TOKYO — Yoshimoto Kogyo, a major Japanese talent shop with a wide range of media interests, has launched a film production and distribution arm.
Called KATSU-do, a reference to the original Japanese term for films, “katsudo shashin” (moving pictures), the new company will be headed by Kazuyoshi Okuyama, veteran producer and recently appointed executive director of the Yoshimoto-backed Kyoto Intl. Film and Art Festival, which will unspool Oct. 16-19 in Japan’s ancient capital.
Other than Okuyama’s appointment, the launch announcement was short on details. In a statement, however, Okuyama waxed eloquent on what he considers the new company’s mission: “Does a god of movies exist?” he asked. “Yes, he definitely does. Backed by that belief, KATSU-do will continue to make films. It doesn’t matter if they’re digital or analog. As long as we devote body and soul to making the screen come alive and have the will to go against the prevailing current, the god of movies will smile on us.”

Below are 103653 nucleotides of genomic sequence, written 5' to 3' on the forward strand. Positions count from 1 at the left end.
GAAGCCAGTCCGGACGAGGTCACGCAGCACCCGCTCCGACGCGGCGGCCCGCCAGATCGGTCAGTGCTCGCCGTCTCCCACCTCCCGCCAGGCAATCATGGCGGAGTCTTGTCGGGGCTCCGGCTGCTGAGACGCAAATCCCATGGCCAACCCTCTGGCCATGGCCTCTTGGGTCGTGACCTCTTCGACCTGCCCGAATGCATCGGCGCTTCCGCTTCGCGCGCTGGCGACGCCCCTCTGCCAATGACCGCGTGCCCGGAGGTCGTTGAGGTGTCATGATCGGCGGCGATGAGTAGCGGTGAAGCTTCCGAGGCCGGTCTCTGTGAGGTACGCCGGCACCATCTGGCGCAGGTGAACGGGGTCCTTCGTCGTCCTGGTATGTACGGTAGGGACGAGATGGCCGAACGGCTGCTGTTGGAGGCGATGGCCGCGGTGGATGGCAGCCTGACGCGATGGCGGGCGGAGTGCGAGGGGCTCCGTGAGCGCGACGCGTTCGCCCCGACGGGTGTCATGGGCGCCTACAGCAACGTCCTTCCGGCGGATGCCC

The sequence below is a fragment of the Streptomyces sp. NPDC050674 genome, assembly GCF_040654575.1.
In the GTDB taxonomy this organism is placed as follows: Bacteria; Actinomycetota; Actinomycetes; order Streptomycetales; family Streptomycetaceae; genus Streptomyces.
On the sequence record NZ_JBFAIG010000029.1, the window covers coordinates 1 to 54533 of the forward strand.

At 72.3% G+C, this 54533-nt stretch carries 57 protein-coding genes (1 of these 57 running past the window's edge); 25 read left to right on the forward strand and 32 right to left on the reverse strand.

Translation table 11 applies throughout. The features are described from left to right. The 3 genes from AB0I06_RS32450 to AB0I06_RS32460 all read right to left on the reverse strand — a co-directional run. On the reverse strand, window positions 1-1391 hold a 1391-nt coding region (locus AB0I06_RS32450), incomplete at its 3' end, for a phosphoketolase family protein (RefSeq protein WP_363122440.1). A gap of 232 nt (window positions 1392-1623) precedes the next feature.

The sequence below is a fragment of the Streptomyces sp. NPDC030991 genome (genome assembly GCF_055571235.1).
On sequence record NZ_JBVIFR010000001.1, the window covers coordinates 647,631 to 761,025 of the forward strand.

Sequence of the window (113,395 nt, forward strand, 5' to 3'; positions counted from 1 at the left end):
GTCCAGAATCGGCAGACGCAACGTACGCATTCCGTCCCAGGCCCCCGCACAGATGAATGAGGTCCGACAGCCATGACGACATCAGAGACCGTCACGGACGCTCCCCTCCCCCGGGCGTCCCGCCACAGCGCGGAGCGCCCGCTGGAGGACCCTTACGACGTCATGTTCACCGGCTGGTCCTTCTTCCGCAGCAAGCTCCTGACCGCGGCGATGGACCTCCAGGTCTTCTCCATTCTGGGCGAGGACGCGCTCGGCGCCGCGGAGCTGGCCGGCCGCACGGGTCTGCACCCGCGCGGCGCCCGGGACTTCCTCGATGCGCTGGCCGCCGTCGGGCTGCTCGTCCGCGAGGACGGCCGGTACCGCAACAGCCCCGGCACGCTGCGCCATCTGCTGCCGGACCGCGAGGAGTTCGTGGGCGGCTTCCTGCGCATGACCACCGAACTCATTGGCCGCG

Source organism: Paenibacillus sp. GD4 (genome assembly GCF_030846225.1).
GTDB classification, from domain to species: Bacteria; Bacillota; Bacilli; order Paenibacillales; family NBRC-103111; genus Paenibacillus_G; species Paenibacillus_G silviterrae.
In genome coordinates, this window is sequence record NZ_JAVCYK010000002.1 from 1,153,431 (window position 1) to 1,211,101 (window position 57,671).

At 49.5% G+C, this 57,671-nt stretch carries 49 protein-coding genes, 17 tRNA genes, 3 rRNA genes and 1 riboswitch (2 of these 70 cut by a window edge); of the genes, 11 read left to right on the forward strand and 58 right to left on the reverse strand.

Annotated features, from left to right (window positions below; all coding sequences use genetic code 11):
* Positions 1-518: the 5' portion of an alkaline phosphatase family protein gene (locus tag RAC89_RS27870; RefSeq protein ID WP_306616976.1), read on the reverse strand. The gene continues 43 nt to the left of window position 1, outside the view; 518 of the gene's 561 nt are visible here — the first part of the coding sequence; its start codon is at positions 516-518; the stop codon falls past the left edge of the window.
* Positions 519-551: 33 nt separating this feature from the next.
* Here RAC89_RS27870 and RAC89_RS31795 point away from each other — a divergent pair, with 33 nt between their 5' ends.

Okuyama also served as executive director for the past two editions of the Okinawa Intl. Movie Festival, which Yoshimoto has sponsored since its start in 2009. In its six editions to date the fest has screened many Yoshimoto-backed pics, from features to shorts, with Yoshimoto talent both starring and directing.
The aim of these projects is often less to produce commercial hits than to give agency talents, most of whom are TV funnymen (and women), filmmaking training and exposure. Among the most prominent is Hitoshi Matsumoto, a comedian-director whose pics, including the 2013 comedy “R100,” have been widely released in Japan and screened at fests abroad.
KATSU-do is another step in Yoshimoto’s ongoing strategy to broaden beyond its base in network TV, whose audience is steadily shrinking, into other media areas.